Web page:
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Don’t Fall in Love with a Bad Idea

May 8, 2014 | admin

You’ve just had a great idea. A flash of brilliance, an aha-moment. It might be a product innovation, an ad concept or a break-through marketing strategy.

Some people will simply charge ahead to implement that idea. Most of us, however, step back, consider that bit of brilliance again and wonder, “Is this really as good as I think?”

Coke and Pepsi

Sometimes new ideas should be left on the drawing board.

Or, consider another scenario. There’s not one break-through idea. There are three or four or more. All seem reasonable with equal chances for success. You have to decide.

In both situations we seek opinions. Our colleagues, a mentor, the boss, the boss’ boss, our mom, best friend and significant other all weigh in. None of that matters if you’ve not asked the opinion of the ones who matter most: the customer and prospect.

Idea or concept testing is not about letting the consumer decide for you. It’s about letting the consumer have a voice in the decision.

That “voice” often starts in focus groups where the full range of consumer reactions is explored, probed and prodded. Brilliant things can spring forth. But often the groups serve another important role – they confirm that you’re on the right path. Don’t be disappointed in groups that lack that single golden gem of consumer insight. Be happy that your ideas have been affirmed.

Following groups, many clients deploy a survey to quantify the focus group findings. Knowing that six of the 10 people in a focus group liked the idea does not equate to 60%. Groups are directional. The survey gives you the stats you need to know you’ve got a winner.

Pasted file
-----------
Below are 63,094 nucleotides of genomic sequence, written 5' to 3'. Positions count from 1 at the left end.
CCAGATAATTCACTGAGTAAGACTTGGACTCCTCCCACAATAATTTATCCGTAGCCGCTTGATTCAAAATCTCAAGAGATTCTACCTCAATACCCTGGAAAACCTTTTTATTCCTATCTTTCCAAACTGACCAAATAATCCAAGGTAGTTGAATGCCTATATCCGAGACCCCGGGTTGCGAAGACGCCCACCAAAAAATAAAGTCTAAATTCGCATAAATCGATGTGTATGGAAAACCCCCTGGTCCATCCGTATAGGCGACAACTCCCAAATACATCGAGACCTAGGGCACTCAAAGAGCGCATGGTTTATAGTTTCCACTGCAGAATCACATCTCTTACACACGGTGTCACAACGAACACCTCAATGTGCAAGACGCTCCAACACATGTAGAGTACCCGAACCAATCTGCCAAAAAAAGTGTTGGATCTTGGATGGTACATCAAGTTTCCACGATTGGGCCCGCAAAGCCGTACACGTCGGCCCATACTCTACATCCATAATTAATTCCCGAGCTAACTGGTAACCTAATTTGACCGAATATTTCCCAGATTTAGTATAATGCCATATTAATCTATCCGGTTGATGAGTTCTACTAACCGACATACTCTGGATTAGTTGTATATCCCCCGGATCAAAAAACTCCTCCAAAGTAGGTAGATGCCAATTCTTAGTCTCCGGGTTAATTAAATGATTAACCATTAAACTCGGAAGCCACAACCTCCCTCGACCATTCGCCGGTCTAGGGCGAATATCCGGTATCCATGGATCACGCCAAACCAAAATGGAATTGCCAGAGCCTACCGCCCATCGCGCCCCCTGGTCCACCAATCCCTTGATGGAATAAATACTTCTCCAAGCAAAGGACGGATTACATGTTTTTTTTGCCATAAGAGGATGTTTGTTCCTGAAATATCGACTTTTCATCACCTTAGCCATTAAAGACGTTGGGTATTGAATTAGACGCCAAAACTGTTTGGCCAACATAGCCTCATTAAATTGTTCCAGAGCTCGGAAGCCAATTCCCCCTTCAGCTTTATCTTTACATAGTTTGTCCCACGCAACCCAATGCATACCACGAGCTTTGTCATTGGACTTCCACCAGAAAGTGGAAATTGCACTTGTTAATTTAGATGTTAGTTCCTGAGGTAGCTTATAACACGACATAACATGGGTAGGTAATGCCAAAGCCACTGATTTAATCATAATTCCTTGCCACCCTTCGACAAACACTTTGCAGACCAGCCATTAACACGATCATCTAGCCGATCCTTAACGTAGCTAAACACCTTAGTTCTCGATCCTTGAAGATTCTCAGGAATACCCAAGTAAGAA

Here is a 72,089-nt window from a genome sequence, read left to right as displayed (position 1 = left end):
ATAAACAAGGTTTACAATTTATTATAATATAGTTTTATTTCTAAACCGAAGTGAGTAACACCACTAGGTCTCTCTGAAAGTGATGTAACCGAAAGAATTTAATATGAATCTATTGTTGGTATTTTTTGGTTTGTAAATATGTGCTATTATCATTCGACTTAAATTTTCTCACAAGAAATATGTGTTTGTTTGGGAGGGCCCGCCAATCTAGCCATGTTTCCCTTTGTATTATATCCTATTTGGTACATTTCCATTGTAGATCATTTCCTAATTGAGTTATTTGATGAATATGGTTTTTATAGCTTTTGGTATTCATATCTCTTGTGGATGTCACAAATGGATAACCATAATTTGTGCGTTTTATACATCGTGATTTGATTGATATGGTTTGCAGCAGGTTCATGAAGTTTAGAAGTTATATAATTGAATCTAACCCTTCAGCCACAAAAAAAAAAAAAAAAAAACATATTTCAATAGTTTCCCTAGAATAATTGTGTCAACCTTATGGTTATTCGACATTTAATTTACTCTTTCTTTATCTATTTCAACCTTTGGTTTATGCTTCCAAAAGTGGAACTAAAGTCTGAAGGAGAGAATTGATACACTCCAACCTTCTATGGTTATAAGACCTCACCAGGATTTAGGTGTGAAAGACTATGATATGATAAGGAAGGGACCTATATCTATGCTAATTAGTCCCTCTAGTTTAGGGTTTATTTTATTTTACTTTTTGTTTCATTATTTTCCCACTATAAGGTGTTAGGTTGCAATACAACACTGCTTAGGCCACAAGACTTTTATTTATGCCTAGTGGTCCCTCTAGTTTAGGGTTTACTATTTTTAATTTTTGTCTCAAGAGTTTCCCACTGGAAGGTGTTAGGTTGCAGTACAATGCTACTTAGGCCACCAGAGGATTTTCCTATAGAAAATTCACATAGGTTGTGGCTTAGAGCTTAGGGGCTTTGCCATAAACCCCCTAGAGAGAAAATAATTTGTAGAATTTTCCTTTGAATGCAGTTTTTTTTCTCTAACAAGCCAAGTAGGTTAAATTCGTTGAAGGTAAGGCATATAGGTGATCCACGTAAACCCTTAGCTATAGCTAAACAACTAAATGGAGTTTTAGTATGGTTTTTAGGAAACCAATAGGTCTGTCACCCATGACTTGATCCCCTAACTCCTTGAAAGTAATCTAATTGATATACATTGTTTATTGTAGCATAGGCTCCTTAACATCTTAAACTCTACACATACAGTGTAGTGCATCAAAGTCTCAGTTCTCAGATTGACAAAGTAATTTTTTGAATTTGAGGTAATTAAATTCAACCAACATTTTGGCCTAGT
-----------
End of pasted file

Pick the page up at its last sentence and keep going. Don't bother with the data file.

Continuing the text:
As you begin testing here are three guidelines to hold near:

1) Don’t mistake popularity for effectiveness.

Client A had a breakthrough idea. Take a boring utilitarian item you use every day and personalize it. Consumers loved the idea of personalization. It pushed all of the buttons – self-expression, pride, connections – that Client A hoped it would. The problem was the underlying product behind the personalization wasn’t very good. The feel-good personalization, which consumers loved, wasn’t enough to overcome the not-so-good practical problems with the product. The testing was too narrow. Client A was convinced the product rocked and wouldn’t ask critical questions about it. Ultimately, the product failed.

2) Only test what you’re willing to use.

Client B had two advertising concepts from their agency. One was lighthearted with a cuteness factor that scored high. The other had a slight fear factor with a meaningful and memorable line that made the ad very believable.

No surprise–the cute concept felt safer, was easier to sell internally and was ultimately chosen. Cute will always win a consumer popularity contest, especially in this particular category. Personally I advocated for the fear-factor option believing that meaningful and memorable would do more to sell the product than cute. Time will tell how this decision pans out.

3) You are not the target audience.

As a focus group moderator there are times I’ve finished a group, walked into the back room and wondered if the client was watching the same group that I just moderated. Hearing one or two comments that support your opinion is not a green light to proceed. Wait for the full report and consider all of the input. Use research to learn and expand your thoughts, not to simply confirm what you thought. You can use your mom for that.

Research allows you to evaluate your ideas while you still have time to make changes. However, it only works when you structure it correctly and are willing to accept what you find out…especially when it means you need to take a different direction.

Posted in: Research Methodology

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